He Makes Us Clean (Matthew 8:1–4) - Radical

He Makes Us Clean (Matthew 8:1–4)

When he came down from the mountain, great crowds followed him and behold a leper came to him and knelt before him saying, “Lord, if you will, you can make me clean.” And Jesus stretched out his hand and touched him saying, “I will be clean.” And immediately his leprosy was cleansed. And Jesus said to him, “See that you say nothing to anyone, but go show yourself to the priest and offer the gift that Moses commanded for a proof to them.”
– Matthew 8:1–4

Can you imagine that scene from Matthew 8:1–4? like a leper, the most outcast in society, in culture, like the person that if you get anywhere close to them, they must yell so that you stay away because if you were to touch them, you would be considered unclean. We have become familiar with this term, social distancing during this global pandemic, the importance of staying away from other people who may have a deadly disease.

That’s how this leper lived every day of his life. Stay away from me, no touching, no hugging, no closeness at all with anyone, anyone, for all of his life. And so he comes and he kneels before Jesus and says, “Lord, if you will, you can make me clean up.” At this point, just imagine the crowds. They’re like dispersing, they’re scattering. Jesus is standing there and people are wondering why is he not dispersing, scattering?

This Verse Reminds Us of Jesus’ Power

Lord, we rejoice that You change the leper’s spots and melt the heart of stone. All glory be to You for drawing near to us and cleansing us from sin. May we make Your cleansing power known.

And instead of dispersing and scattering, Matthew 8:3 says, “Jesus stretched out his hand and touched him.” Jesus could have just said, “Be clean.” He could have just said it, could have just spoke it. But no, he reached out his hand and touched him. He just went for it in a way that you can just imagine the crowd is like, “What is he doing?” Like this collective holding of breath as Jesus touches him. And he says, “I will be clean.” And immediately his leprosy was cleansed. This is Jesus. We’re talking about good news in the middle of a global pandemic. We’re walking through the gospels and this is good news.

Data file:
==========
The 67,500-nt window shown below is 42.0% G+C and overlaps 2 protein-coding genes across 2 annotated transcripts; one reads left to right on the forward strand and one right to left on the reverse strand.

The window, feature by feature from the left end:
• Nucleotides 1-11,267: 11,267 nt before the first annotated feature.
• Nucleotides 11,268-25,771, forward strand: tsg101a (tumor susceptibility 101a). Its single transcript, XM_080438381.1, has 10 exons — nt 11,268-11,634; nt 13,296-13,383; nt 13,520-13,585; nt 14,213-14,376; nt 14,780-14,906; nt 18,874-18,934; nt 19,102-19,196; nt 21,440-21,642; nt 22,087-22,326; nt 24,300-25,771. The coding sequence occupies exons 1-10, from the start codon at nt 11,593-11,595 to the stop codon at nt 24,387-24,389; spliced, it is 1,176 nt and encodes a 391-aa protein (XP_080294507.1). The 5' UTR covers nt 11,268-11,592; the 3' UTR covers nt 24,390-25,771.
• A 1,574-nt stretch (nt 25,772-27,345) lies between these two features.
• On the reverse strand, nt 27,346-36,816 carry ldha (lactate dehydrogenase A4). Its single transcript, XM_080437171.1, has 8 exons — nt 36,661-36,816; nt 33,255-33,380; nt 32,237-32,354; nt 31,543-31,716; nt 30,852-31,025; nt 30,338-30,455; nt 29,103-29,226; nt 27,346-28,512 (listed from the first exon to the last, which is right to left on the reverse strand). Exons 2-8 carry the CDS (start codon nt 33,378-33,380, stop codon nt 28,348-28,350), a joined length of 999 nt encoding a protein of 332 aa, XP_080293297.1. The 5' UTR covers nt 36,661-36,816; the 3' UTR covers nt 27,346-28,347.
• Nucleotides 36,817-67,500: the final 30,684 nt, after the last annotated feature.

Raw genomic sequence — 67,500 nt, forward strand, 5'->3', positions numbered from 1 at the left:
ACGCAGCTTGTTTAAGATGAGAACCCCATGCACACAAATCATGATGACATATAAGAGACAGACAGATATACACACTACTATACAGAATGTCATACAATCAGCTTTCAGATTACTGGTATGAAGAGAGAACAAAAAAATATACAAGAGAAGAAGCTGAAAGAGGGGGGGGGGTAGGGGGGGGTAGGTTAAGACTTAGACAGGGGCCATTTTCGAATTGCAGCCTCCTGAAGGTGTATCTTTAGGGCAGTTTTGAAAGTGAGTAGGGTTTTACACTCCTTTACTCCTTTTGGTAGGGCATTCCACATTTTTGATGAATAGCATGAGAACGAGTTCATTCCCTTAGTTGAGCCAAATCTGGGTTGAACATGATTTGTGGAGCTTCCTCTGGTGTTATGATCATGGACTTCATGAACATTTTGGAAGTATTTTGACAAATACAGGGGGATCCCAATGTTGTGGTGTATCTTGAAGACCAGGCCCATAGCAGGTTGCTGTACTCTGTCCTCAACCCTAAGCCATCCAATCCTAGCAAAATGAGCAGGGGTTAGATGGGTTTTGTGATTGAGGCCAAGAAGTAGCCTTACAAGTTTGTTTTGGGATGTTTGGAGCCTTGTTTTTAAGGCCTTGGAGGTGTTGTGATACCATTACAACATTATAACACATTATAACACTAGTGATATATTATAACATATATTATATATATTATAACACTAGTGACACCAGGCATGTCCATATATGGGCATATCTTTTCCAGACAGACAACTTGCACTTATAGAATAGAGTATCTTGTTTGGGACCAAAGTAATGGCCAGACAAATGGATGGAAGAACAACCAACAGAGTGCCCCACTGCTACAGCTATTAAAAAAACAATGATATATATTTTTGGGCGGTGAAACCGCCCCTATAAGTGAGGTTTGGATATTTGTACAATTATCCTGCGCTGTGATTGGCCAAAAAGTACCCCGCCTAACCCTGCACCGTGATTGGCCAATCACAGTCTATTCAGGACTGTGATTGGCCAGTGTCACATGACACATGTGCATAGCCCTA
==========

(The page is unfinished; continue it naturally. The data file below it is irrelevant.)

Matthew 8:1–4 Leads Us to Praise God

Oh God, we praise you that with the stains of sin in our lives that warrant not just social distancing, warrant eternal distance from you. Eternal separation from you, eternal judgment before you, the stains of our sins. Just think about all the stains of my sin. All the thoughts and desires and words and things where I’ve disobeyed you and things that I would shutter to imagine anyone else knowing, you know them all.

And yet you came to me and not just me, but each one of us who’s listening, who has the same story, you’ve come to us. You’ve not stayed distant from us. You’ve come to us in the person of Jesus and not just touched us, you took all of our sin, all the stains of our sin, all the judgment of our sin upon yourself. You became like more than dirty that we might become clean. You experienced the judgment, the separation, the condemnation we deserve.

Matthew 8:1–4 Leads Us to Thank God For Saving Us

Oh glory to your name for saving us from our sin, for cleansing us from our sin, for making us clean. God, we pray. We pray you would help us to make this good news known to everyone around us. God, help us not to be distant from people who don’t know you. Help us to make your good news of your grace, of your love, of your healing, cleansing, internally life-giving touch known to people around. God, we pray for people who don’t know you.

For people among the nations, we pray for unreached peoples each day. God, we pray. Please make the cleansing power of Jesus known through our lives, through our lives, who you have cleansed. God, we praise you. Jesus, we praise you for being willing to make us clean. And we pray that you would transform our wills to be like yours, that we might live to see other people experience your cleansing power and love. In Jesus’ name we pray. Amen.

David Platt serves as a pastor in metro Washington, D.C. He is the founder of Radical.

David received his Ph.D. from New Orleans Baptist Theological Seminary and is the author of Don’t Hold Back, Radical, Follow MeCounter CultureSomething Needs to ChangeBefore You Vote, as well as the multiple volumes of the Christ-Centered Exposition Commentary series.

Along with his wife and children, he lives in the Washington, D.C. metro area.


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